Ho Chi Minh is the largest and most populated city in Vietnam. Formerly known as Saigon, this city used to be an independent region until the fall of Saigon. It is the center of commerce, economy, industrialization and politics in Vietnam. Up until now, the strong influence of the French Indochina can still be seen from the structure of old buildings and houses.
Cu Chi Tunnel. This is a vast network of underground connecting tunnels scattered around Cu Chi and the rest of Vietnam. The tunnels were used by Viet Cong soldiers during the Vietnam war as hiding spots and served as communication and supply channels, hospitals and food and weapon storage. Aside from the tunnels, visitors also get to see a short video clip about the Vietnam war in the 1960s and the man-made traps and try fitting into the very tiny escape holes.
Cao Dai Temple. This temple is the center of Cao Dai Faith (Way of the Highest Power) in the city of Tay Ninh in Southern Vietnam. Ceremonies are usually held at 6am, mid-day, 6pm and midnight. If you get a chance to visit the temple during these hours, you can see Cao Dai followers doing their rituals and listen the orchestra on the second floor.
Ben Thanh Market. If Bangkok has Chatuchak and Siem Reap has Night Market, Ho Chi Minh has Cho Ben Than or the Ben Thanh Market. Ben Thanh is the largest market place in Ho Chi Minh offering local handicrafts, textiles, the popular ao dai or Vietnamese traditional costume, the Saigon icons “salakot” and miniature motorbikes and of course, coffee. Ben Thanh Market is open from 6:00am to 7:00pm with the night market outside catering to late night shoppers until midnight.
Reunification Palace, Notre Dame Cathedral, Saigon Central Post Office. Well, we did not get a chance to visit these landmarks of Saigon but they are definitely worth the mention. The Reunification Palace or Independence Palace served as the site of the end of the Vietnam war in 1975. The Notre Dame Cathedral or Basilica of Our Lady of The Immaculate Conception, on the other hand, is considered as one of the oldest structures of French and Catholic influence in Vietnam. The Saigon Central Post Office, located near the cathedral, was built when Vietnam was still associated with the French Indochina. It was designed and constructed by the man who is best-known for designing the Eiffel Tower, Gustave Eiffel.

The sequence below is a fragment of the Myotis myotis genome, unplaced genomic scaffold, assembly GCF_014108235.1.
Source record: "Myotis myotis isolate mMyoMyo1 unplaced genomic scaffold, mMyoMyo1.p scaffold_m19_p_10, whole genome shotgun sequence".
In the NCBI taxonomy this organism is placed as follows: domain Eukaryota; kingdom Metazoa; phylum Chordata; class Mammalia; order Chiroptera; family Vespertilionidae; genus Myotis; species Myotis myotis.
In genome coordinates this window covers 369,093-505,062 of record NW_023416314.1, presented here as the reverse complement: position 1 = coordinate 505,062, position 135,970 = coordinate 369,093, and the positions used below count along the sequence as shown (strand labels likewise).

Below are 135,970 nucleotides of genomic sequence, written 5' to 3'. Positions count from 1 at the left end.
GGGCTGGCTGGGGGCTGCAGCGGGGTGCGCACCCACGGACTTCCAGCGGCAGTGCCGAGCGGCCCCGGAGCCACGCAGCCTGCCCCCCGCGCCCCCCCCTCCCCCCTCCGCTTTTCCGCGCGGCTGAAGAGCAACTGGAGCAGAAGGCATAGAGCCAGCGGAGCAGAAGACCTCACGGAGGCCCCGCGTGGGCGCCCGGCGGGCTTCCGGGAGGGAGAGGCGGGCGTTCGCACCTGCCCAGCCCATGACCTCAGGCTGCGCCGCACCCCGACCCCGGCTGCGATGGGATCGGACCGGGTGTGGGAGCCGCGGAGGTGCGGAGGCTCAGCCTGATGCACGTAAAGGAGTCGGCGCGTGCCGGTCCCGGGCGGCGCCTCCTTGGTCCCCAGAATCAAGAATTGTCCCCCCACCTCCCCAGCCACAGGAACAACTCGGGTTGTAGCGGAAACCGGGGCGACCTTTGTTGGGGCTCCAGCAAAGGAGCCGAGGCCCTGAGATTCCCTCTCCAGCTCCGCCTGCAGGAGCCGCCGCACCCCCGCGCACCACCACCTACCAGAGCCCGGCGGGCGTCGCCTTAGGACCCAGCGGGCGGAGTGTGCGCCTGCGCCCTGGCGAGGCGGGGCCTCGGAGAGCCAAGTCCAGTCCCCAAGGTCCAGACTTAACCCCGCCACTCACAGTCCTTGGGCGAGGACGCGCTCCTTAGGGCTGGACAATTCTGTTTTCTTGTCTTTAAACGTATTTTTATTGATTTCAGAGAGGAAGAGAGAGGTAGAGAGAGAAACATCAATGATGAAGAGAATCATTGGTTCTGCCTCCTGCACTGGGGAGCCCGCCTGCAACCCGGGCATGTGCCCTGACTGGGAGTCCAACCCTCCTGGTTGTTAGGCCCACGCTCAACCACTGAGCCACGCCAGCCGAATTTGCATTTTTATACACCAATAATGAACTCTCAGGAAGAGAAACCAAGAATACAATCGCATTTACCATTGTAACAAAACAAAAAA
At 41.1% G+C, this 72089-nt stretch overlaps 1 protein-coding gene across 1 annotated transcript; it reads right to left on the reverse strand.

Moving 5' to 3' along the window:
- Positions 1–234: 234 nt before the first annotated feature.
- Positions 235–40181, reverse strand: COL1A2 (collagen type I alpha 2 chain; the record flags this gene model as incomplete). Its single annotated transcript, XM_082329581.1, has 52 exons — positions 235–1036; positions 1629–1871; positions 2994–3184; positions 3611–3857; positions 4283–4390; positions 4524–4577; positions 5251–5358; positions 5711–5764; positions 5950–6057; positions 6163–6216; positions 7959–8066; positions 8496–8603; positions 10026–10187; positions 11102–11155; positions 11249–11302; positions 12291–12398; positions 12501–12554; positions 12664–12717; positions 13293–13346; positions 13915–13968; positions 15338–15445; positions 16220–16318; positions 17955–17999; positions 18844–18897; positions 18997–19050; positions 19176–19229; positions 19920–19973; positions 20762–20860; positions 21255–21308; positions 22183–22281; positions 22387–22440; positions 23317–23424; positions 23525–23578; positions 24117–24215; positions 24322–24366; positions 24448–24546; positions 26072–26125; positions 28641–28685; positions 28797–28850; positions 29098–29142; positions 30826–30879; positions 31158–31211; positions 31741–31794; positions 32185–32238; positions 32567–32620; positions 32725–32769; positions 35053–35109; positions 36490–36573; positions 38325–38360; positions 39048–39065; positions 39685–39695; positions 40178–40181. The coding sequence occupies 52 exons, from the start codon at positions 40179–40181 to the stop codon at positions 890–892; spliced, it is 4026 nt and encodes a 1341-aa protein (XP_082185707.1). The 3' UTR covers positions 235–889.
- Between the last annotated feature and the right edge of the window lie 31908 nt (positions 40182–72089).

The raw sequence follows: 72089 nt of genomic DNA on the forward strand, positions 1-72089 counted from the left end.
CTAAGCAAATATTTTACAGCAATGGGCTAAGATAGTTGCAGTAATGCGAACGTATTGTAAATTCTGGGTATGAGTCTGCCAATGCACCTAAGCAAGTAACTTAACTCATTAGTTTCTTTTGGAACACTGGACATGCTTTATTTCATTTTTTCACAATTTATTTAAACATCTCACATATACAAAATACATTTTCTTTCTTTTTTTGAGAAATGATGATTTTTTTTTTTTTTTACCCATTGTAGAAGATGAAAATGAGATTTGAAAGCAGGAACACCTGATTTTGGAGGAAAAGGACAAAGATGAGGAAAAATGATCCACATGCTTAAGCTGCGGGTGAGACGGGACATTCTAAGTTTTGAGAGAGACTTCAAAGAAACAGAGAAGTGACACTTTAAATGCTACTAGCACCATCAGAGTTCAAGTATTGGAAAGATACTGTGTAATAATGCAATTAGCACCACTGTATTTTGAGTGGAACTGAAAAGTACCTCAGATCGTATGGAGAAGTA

Pho. Pho (sounds like fa) is a Vietnamese noodle soup with broth, rice noodles, herbs and meat. This is a popular street food and is served in almost all local and international Vietnamese restaurants.
Fresh Spring Rolls. This is the Vietnamese version of lumpiang shanghai only that the wraps are not fried and the ingredients include vermicelli and a lot of greens. The spring rolls are best eaten with peanut sauce.
Coffee. If you are a coffee lover, there’s no need to go to France to taste good coffee. Just go to our neighboring countries like Malaysia and Vietnam. There are a lot of cafes around Ho Chi Minh offering different coffee experience like al fresco, sitting on the sidewalk or inside at the comfy couch while reading some good books.
Riding a Motorcycle. Trivia: There are around 90 million people in Vietnam. The number of motorcycles: a whooping 75 million! Well, what makes riding motorcycles in Vietnam fun despite the risk is that most people use them as their mode of transportation plus they have designated lanes for them.
Going through the tunnels at Cu Chi. Doing this will make some thankful that they are not much blessed horizontally and vertically. The tunnels at Cu Chi are so small that traversing inside will require you to duck and even crawl your way up the next exit. This is a genius of the Viet Cong soldiers trying to escape from the bigger soldiers during the war.
There you have it! A summary of my once-in-a-lifetime experience backpacking three Southeast Asian countries. This is just a guide and there are still hundreds and even thousands of places to visit, food to eat and activities to try. A week is really too short to enjoy these countries with so much more to offer. You can find below my not-so-detailed itinerary. You can adjust and edit depending on the length of your visit and the time you want to spend at each place.